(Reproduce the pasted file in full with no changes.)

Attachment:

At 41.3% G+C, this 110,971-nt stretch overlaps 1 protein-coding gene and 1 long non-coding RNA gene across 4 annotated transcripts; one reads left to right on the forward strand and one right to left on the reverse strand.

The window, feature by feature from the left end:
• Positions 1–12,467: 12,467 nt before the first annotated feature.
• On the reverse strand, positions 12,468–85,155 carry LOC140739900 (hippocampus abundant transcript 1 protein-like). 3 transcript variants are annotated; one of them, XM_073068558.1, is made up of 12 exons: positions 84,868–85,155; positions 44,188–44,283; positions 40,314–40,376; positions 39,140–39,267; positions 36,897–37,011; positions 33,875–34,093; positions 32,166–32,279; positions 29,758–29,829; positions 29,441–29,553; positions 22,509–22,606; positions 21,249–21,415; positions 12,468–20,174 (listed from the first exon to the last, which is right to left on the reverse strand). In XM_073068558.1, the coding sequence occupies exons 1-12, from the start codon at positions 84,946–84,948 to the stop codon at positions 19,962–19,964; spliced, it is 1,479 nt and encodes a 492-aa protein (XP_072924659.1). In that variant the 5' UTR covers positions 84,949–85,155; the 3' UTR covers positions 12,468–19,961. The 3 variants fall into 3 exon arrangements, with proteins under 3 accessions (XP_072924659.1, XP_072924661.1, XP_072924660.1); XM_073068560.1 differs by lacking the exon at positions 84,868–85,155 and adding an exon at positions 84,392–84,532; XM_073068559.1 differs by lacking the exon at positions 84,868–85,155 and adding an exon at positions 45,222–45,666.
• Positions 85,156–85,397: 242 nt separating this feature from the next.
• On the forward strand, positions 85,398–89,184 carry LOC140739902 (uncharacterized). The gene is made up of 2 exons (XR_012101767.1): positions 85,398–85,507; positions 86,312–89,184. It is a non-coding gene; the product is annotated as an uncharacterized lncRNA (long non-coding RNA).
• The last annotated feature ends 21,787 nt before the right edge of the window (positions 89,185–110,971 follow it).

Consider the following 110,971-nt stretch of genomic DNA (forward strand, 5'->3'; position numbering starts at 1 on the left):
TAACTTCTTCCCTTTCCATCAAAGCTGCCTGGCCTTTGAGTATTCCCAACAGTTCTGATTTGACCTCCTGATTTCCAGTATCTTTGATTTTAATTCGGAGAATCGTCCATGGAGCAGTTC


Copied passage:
At 41.3% G+C, this 110,971-nt stretch overlaps 1 protein-coding gene and 1 long non-coding RNA gene across 4 annotated transcripts; one reads left to right on the forward strand and one right to left on the reverse strand.

The window, feature by feature from the left end:
• Positions 1–12,467: 12,467 nt before the first annotated feature.
• On the reverse strand, positions 12,468–85,155 carry LOC140739900 (hippocampus abundant transcript 1 protein-like). 3 transcript variants are annotated; one of them, XM_073068558.1, is made up of 12 exons: positions 84,868–85,155; positions 44,188–44,283; positions 40,314–40,376; positions 39,140–39,267; positions 36,897–37,011; positions 33,875–34,093; positions 32,166–32,279; positions 29,758–29,829; positions 29,441–29,553; positions 22,509–22,606; positions 21,249–21,415; positions 12,468–20,174 (listed from the first exon to the last, which is right to left on the reverse strand). In XM_073068558.1, the coding sequence occupies exons 1-12, from the start codon at positions 84,946–84,948 to the stop codon at positions 19,962–19,964; spliced, it is 1,479 nt and encodes a 492-aa protein (XP_072924659.1). In that variant the 5' UTR covers positions 84,949–85,155; the 3' UTR covers positions 12,468–19,961. The 3 variants fall into 3 exon arrangements, with proteins under 3 accessions (XP_072924659.1, XP_072924661.1, XP_072924660.1); XM_073068560.1 differs by lacking the exon at positions 84,868–85,155 and adding an exon at positions 84,392–84,532; XM_073068559.1 differs by lacking the exon at positions 84,868–85,155 and adding an exon at positions 45,222–45,666.
• Positions 85,156–85,397: 242 nt separating this feature from the next.
• On the forward strand, positions 85,398–89,184 carry LOC140739902 (uncharacterized). The gene is made up of 2 exons (XR_012101767.1): positions 85,398–85,507; positions 86,312–89,184. It is a non-coding gene; the product is annotated as an uncharacterized lncRNA (long non-coding RNA).
• The last annotated feature ends 21,787 nt before the right edge of the window (positions 89,185–110,971 follow it).

Consider the following 110,971-nt stretch of genomic DNA (forward strand, 5'->3'; position numbering starts at 1 on the left):
TAACTTCTTCCCTTTCCATCAAAGCTGCCTGGCCTTTGAGTATTCCCAACAGTTCTGATTTGACCTCCTGATTTCCAGTATCTTTGATTTTAATTCGGAGAATCGTCCATGGAGCAGTTC